Indian Cucumber   -   [Indian Cucumber-Root; Medeola virginiana]
Growing Plant

Native to North America from Minnesota to the Atlantic including eastern Canada, and as far south as Florida, this plant grows to 30 inches high with one or two tiers of leaves. It is reported to be naturalized in Bermuda. Only two tier plants have flowers. The lower tier leaves are from 2-1/2 to 5 inches long.

The berries of this plant are not edible, but the crisp root tuber is, and smells and tastes like cucumber. This plant is now rather scarce, so eating it is to be discouraged.   Photo by Percor distributed under license Creative Commons Attribution-ShareAlike v3.0 Unported.

Alstroemeriaceae Family

Jaranganha   -   [Peruvian Lily; Cará-de-caboclo, Bico-de-nambú, Cará-do-mato (Spanish); Bomarea edulis]
Flowering Plant

Native from Central Mexico to Chile, and the Caribbean, Brazil and Argentina, this vining plant grows to about 10 feet long. The root tubers, more than 20 on a well developed plant, are up to 2 inches in diameter and have been used as food through its range since prehistoric times. It's wide range is probably because of its desirability as food and ease of cultivation.

The tubers are high in starch, and are generally boiled and puréed. They have a light texture and a pleasant flavor.   Photo by Alex Popovkin distributed under license Creative Commons Attribution 2.0 Generic.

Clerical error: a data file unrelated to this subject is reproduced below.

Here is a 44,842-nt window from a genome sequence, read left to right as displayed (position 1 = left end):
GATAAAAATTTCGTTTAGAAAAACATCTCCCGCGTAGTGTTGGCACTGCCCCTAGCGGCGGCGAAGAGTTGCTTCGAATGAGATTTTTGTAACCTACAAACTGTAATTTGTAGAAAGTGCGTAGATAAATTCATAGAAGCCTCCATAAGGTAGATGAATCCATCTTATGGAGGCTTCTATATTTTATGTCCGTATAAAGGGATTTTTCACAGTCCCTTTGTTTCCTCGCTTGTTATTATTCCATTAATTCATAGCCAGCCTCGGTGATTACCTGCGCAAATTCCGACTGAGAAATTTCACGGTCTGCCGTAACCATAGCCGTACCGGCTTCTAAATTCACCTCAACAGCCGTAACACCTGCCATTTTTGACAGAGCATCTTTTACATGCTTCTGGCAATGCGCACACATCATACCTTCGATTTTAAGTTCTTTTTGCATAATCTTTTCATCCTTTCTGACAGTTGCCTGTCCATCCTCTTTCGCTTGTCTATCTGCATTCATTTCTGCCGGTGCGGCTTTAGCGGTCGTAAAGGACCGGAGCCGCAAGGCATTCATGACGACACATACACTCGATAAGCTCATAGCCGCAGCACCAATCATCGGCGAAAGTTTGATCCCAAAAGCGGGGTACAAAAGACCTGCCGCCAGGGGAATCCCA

Smilacaceae Family

Smilax is a genus of more than 240 species of plants found in tropical and warm temperate climates worldwide. We have listed here the culinary species well known in the West, but there are others that have had minor food usage by native Americans.

Common Greenbrier   -   [Ekala (Georgia); Smilax rotundifolia]
Flowering Plant

This prickly vine is native to Nova Scotia and Ontario in Canada, and south to Florida and as far west as Texas. It produces small blue-black berries in September, but they are not edible. Fresh young shoots are considered excellent when cooked like asparagus. Young leaves and tendrils can be cooked like spinach or used raw in salads. The roots have a gelling agent that can be extracted and used as a thickener. This, or a very similar Smilax species, is used the same way in the Republic of Georgia   Photo by Fepup contributed to the Public Domain.

Mexican Sarsaparilla   -   [Gray Sarsaparilla, American Sarsaparilla; Nannari, Maahali, Mahani (southern India); Smilax aristolochiifolia   |   similar: Jamaican sarsaparilla, Honduran sarsaparilla; Zarzaparrilla (Spanish); Smilax ornata syn Smilax regelii]
Fruiting Plant

Native to Mexico and Central America, S. aristolochiifolia and S. ornata are the two sarsparilla plants most famous for use of their roots as medicinals and for flavorings. They were particularly used to flavor soft drinks (sarsaparilla, root beer), but also baked goods, dairy desserts and candies. The taste is sweet, but also bitter, so they have usually been combined with other flavorings to counter the bitterness.

As a beverage flavoring, in the West they have been largely replaced by artificial flavors, but are still used in southern India for a popular summer drink, Nannari. In southern India they are also pickled and use as a condiment with Curd Rice. These roots still have many significant medicinal uses.   Illustration by Franz Eugen Köhler from Köhler's Medizinal-Pflanzen, copyright expired.